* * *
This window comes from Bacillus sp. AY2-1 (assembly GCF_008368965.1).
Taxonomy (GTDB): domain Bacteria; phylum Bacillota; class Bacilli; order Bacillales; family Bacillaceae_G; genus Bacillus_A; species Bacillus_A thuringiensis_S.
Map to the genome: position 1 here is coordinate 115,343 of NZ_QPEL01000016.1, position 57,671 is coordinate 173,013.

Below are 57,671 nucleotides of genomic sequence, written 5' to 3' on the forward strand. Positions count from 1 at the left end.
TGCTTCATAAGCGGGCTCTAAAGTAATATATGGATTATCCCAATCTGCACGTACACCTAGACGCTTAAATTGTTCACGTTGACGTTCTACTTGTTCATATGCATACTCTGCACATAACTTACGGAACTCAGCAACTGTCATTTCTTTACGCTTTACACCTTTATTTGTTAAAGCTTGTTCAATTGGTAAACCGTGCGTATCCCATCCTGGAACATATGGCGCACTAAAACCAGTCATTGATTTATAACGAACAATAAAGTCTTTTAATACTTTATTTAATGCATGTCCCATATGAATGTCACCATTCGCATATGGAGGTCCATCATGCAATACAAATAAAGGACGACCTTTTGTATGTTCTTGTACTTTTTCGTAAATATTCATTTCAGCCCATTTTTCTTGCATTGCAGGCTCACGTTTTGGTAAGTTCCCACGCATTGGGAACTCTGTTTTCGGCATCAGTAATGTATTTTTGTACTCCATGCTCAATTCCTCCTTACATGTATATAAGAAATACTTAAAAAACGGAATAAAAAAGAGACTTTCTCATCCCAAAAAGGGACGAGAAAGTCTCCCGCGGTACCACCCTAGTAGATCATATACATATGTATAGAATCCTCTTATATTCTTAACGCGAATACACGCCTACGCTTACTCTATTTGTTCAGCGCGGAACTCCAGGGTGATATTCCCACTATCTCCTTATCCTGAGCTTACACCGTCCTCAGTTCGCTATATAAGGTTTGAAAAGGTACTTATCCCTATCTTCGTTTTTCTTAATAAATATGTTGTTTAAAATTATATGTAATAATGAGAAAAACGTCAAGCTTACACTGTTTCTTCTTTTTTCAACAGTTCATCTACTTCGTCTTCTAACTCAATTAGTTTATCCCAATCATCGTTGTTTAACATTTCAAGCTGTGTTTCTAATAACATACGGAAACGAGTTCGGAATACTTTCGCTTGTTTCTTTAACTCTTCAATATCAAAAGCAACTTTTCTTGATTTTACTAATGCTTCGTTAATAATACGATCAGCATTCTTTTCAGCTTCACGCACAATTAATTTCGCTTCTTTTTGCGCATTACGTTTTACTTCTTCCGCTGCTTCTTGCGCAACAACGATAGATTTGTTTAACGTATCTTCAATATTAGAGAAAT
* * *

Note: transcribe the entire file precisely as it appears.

This window comes from Bacillus sp. AY2-1 (assembly GCF_008368965.1).
Taxonomy (GTDB): domain Bacteria; phylum Bacillota; class Bacilli; order Bacillales; family Bacillaceae_G; genus Bacillus_A; species Bacillus_A thuringiensis_S.
Map to the genome: position 1 here is coordinate 115,343 of NZ_QPEL01000016.1, position 57,671 is coordinate 173,013.

Below are 57,671 nucleotides of genomic sequence, written 5' to 3' on the forward strand. Positions count from 1 at the left end.
TGCTTCATAAGCGGGCTCTAAAGTAATATATGGATTATCCCAATCTGCACGTACACCTAGACGCTTAAATTGTTCACGTTGACGTTCTACTTGTTCATATGCATACTCTGCACATAACTTACGGAACTCAGCAACTGTCATTTCTTTACGCTTTACACCTTTATTTGTTAAAGCTTGTTCAATTGGTAAACCGTGCGTATCCCATCCTGGAACATATGGCGCACTAAAACCAGTCATTGATTTATAACGAACAATAAAGTCTTTTAATACTTTATTTAATGCATGTCCCATATGAATGTCACCATTCGCATATGGAGGTCCATCATGCAATACAAATAAAGGACGACCTTTTGTATGTTCTTGTACTTTTTCGTAAATATTCATTTCAGCCCATTTTTCTTGCATTGCAGGCTCACGTTTTGGTAAGTTCCCACGCATTGGGAACTCTGTTTTCGGCATCAGTAATGTATTTTTGTACTCCATGCTCAATTCCTCCTTACATGTATATAAGAAATACTTAAAAAACGGAATAAAAAAGAGACTTTCTCATCCCAAAAAGGGACGAGAAAGTCTCCCGCGGTACCACCCTAGTAGATCATATACATATGTATAGAATCCTCTTATATTCTTAACGCGAATACACGCCTACGCTTACTCTATTTGTTCAGCGCGGAACTCCAGGGTGATATTCCCACTATCTCCTTATCCTGAGCTTACACCGTCCTCAGTTCGCTATATAAGGTTTGAAAAGGTACTTATCCCTATCTTCGTTTTTCTTAATAAATATGTTGTTTAAAATTATATGTAATAATGAGAAAAACGTCAAGCTTACACTGTTTCTTCTTTTTTCAACAGTTCATCTACTTCGTCTTCTAACTCAATTAGTTTATCCCAATCATCGTTGTTTAACATTTCAAGCTGTGTTTCTAATAACATACGGAAACGAGTTCGGAATACTTTCGCTTGTTTCTTTAACTCTTCAATATCAAAAGCAACTTTTCTTGATTTTACTAATGCTTCGTTAATAATACGATCAGCATTCTTTTCAGCTTCACGCACAATTAATTTCGCTTCTTTTTGCGCATTACGTTTTACTTCTTCCGCTGCTTCTTGCGCAACAACGATAGATTTGTTTAACGTATCTTCAATATTAGAGAAAT